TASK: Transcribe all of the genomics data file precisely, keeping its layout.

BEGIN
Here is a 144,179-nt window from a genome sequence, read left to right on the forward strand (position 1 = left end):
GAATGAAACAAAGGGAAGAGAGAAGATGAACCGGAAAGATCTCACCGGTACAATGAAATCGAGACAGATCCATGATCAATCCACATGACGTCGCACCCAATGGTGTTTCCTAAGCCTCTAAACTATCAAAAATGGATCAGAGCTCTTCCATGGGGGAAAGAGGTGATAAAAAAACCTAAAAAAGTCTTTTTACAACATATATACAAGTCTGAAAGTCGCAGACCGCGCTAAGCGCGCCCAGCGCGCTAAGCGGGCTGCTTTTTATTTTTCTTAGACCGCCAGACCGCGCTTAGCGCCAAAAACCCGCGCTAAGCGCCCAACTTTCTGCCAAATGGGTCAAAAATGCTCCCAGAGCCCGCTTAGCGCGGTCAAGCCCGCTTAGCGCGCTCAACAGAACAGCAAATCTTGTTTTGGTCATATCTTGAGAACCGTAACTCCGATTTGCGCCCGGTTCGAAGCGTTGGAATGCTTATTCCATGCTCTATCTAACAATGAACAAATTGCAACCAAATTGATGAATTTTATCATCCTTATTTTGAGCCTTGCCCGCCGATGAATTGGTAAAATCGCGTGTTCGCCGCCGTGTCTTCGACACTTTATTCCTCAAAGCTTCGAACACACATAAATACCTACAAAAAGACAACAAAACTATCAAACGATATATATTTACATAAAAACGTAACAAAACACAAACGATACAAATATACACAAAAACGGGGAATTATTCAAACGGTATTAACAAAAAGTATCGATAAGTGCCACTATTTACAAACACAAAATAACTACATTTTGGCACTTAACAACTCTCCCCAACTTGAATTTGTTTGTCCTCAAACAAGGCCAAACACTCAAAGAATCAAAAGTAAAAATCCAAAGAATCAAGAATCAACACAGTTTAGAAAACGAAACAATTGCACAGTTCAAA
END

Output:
Here is a 144,179-nt window from a genome sequence, read left to right on the forward strand (position 1 = left end):
GAATGAAACAAAGGGAAGAGAGAAGATGAACCGGAAAGATCTCACCGGTACAATGAAATCGAGACAGATCCATGATCAATCCACATGACGTCGCACCCAATGGTGTTTCCTAAGCCTCTAAACTATCAAAAATGGATCAGAGCTCTTCCATGGGGGAAAGAGGTGATAAAAAAACCTAAAAAAGTCTTTTTACAACATATATACAAGTCTGAAAGTCGCAGACCGCGCTAAGCGCGCCCAGCGCGCTAAGCGGGCTGCTTTTTATTTTTCTTAGACCGCCAGACCGCGCTTAGCGCCAAAAACCCGCGCTAAGCGCCCAACTTTCTGCCAAATGGGTCAAAAATGCTCCCAGAGCCCGCTTAGCGCGGTCAAGCCCGCTTAGCGCGCTCAACAGAACAGCAAATCTTGTTTTGGTCATATCTTGAGAACCGTAACTCCGATTTGCGCCCGGTTCGAAGCGTTGGAATGCTTATTCCATGCTCTATCTAACAATGAACAAATTGCAACCAAATTGATGAATTTTATCATCCTTATTTTGAGCCTTGCCCGCCGATGAATTGGTAAAATCGCGTGTTCGCCGCCGTGTCTTCGACACTTTATTCCTCAAAGCTTCGAACACACATAAATACCTACAAAAAGACAACAAAACTATCAAACGATATATATTTACATAAAAACGTAACAAAACACAAACGATACAAATATACACAAAAACGGGGAATTATTCAAACGGTATTAACAAAAAGTATCGATAAGTGCCACTATTTACAAACACAAAATAACTACATTTTGGCACTTAACAACTCTCCCCAACTTGAATTTGTTTGTCCTCAAACAAGGCCAAACACTCAAAGAATCAAAAGTAAAAATCCAAAGAATCAAGAATCAACACAGTTTAGAAAACGAAACAATTGCACAGTTCAAA